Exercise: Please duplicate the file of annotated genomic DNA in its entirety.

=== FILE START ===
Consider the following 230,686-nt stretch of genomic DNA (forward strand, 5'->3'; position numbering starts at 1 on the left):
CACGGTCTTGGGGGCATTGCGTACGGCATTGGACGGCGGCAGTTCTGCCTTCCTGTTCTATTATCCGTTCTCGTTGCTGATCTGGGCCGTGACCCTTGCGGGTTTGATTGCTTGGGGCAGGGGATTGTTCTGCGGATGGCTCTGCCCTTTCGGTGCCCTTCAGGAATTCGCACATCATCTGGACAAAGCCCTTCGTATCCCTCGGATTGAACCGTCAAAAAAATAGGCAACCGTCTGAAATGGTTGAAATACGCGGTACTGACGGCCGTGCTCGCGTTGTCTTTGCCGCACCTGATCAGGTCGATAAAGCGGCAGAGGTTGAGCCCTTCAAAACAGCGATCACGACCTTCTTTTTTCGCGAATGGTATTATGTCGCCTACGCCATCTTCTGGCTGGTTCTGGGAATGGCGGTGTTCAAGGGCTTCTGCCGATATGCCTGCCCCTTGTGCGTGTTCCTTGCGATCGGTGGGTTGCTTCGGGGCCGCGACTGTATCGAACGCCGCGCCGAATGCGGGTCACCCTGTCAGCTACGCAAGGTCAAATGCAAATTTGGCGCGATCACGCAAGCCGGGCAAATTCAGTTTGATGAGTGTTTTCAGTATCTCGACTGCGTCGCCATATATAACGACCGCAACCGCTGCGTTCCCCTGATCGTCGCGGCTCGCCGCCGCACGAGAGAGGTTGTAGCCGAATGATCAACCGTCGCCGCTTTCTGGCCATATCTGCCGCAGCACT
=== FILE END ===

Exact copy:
Consider the following 230,686-nt stretch of genomic DNA (forward strand, 5'->3'; position numbering starts at 1 on the left):
CACGGTCTTGGGGGCATTGCGTACGGCATTGGACGGCGGCAGTTCTGCCTTCCTGTTCTATTATCCGTTCTCGTTGCTGATCTGGGCCGTGACCCTTGCGGGTTTGATTGCTTGGGGCAGGGGATTGTTCTGCGGATGGCTCTGCCCTTTCGGTGCCCTTCAGGAATTCGCACATCATCTGGACAAAGCCCTTCGTATCCCTCGGATTGAACCGTCAAAAAAATAGGCAACCGTCTGAAATGGTTGAAATACGCGGTACTGACGGCCGTGCTCGCGTTGTCTTTGCCGCACCTGATCAGGTCGATAAAGCGGCAGAGGTTGAGCCCTTCAAAACAGCGATCACGACCTTCTTTTTTCGCGAATGGTATTATGTCGCCTACGCCATCTTCTGGCTGGTTCTGGGAATGGCGGTGTTCAAGGGCTTCTGCCGATATGCCTGCCCCTTGTGCGTGTTCCTTGCGATCGGTGGGTTGCTTCGGGGCCGCGACTGTATCGAACGCCGCGCCGAATGCGGGTCACCCTGTCAGCTACGCAAGGTCAAATGCAAATTTGGCGCGATCACGCAAGCCGGGCAAATTCAGTTTGATGAGTGTTTTCAGTATCTCGACTGCGTCGCCATATATAACGACCGCAACCGCTGCGTTCCCCTGATCGTCGCGGCTCGCCGCCGCACGAGAGAGGTTGTAGCCGAATGATCAACCGTCGCCGCTTTCTGGCCATATCTGCCGCAGCACT